Following yesterday’s win over Anaheim, the Kings were back on the ice today in El Segundo, in preparation for tomorrow’s matchup against the Chicago Blackhawks.
Today’s skate was a relatively short one for the higher-minute players, with more of a flushed-out opportunity for those players and a bit longer of a skate for those who played lower minutes or did not play last night.
With that in mind, the Kings didn’t appear to take formal line rushes, but jersey colors suggest the following, when compared to the bigger picture of the last few practices –
Athanasiou – Kopitar – Kempe
Moore – Danault – Arvidsson
Iafallo – Lizotte – Brown
Lemieux – Kaliyev – Kupari – Grundstrom
Andersson – Byfield – Vilardi
Defensemen, again, did not appear to take rushes, so here is how those players have lined up over the last few days.
Edler – Roy
Moverare – Durzi
Maatta – Spence
Bjornfot – Stecher
Anderson – Strand
Quick / Petersen
Today’s combinations saw just one change in terms of jerseys, with Carl Grundstrom amongst those in white as opposed to purple. Same way the team lined up on Friday, but different from Monday, though the lineups in the games following those two days were identical. Read into that what you will, if at all.
Defenseman Mikey Anderson continues to progress towards a potential return to the lineup. Anderson has now skated in a regular, full-contact jersey over the last three days worth of practices, with McLellan indicating on Monday that he could be an option here over the last four games. Anderson is an important player, who brings with him an ability to log heavier minutes against high-level opposition, in a variety of situations. He also hasn’t played an NHL game in nearly seven weeks. One of many storylines to watch here as the push for the postseason continues.
First Line Fury
Night one was a bit of a feeling out process for the newly assembled top line for the LA Kings.
With Andreas Athanasiou coming off of injury, he slotted in immediately into the spot on Anze Kopitar’s left, joining Adrian Kempe on that unit. Against Columbus, we saw signs of performance, though it didn’t fully click. Athanasiou had his legs under him for sure, but also that bit of the rust that generally comes from not playing in a over a month.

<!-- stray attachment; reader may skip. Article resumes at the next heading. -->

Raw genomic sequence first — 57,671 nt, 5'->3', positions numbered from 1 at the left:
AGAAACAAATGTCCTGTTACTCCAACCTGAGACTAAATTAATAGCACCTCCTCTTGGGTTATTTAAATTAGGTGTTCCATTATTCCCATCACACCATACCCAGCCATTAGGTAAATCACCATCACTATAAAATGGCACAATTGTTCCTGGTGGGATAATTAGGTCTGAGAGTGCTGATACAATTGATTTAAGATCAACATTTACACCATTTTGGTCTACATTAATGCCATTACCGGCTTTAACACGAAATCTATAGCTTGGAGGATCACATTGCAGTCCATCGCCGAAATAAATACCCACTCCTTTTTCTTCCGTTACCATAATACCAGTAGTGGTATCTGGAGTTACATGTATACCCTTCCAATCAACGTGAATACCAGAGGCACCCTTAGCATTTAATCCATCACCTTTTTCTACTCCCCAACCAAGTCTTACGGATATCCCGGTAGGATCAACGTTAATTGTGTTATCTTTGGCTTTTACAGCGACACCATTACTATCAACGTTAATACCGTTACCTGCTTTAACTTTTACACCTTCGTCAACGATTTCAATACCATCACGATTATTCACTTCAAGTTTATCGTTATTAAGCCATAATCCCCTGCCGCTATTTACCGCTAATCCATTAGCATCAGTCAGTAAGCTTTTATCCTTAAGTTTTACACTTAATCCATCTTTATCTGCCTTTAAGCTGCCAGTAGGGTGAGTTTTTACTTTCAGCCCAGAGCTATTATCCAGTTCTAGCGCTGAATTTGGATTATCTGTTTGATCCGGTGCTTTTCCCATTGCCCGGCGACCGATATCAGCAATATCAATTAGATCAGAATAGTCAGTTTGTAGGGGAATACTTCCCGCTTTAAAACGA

Last night, we saw those three players continue to click. Kempe scored in the second period, off a faceoff, but the unit as a whole was dangerous off the rush. Overall, it was 11 shot attempts for, compared to just three against. Those totals also included five scoring chances for, many of which appeared to, at least visually, come off of rush situations.
“It takes a game or two to get used to each other, and I’m sure Dubs felt a lot better last night than he did in the first game,” Kopitar said this morning. “Definitely some comfort level and hopefully we’ll build off of that and keep it going.”
What Athanasiou’s addition to that line has done is inject a bit of additional pace into the group.
Kempe is one of the league’s best skaters, as is Athanasiou. Now, both of those players are on the same line, giving the Kings a pair of speedsters who can both create with their legs individually, as well as within the context of the team. A combination that Todd McLellan believes is growing with now six periods together and a combination he’s planning to continue forward with.
“That combination should work, there’s a little bit more pace up on that line with Dubs,” McLellan said today. “You could see them starting to gel a little bit [last night], it’s only been two games, but we’d like to think that’s a line that we can keep running.”
Kopitar has certainly noticed the burners on either side of him.
He joked that he’s just trying to spring his wingers and then find a way to catch up to the play himself. More seriously, he discussed how the three of them have discussed certain plays that are available – off the rush and beyond – that can play to the strengths of those on the line, which involves getting Kempe and Athanasiou into space to use their assets to the best of their abilities. It’s putting everyone in a chance to be successful.
“You just try to spring them really….and then catchup,” he said, to a laugh. “There are a variety of plays that we’ve talked about, maybe in certain situations, and you definitely want to use both of their skating abilities. We all know it’s really good, so just try to put them in positions to skate around or get a couple of steps on the other team, playing to our strengths.”
A productive first line, no matter how you define production, is a big key to success in the games that follow.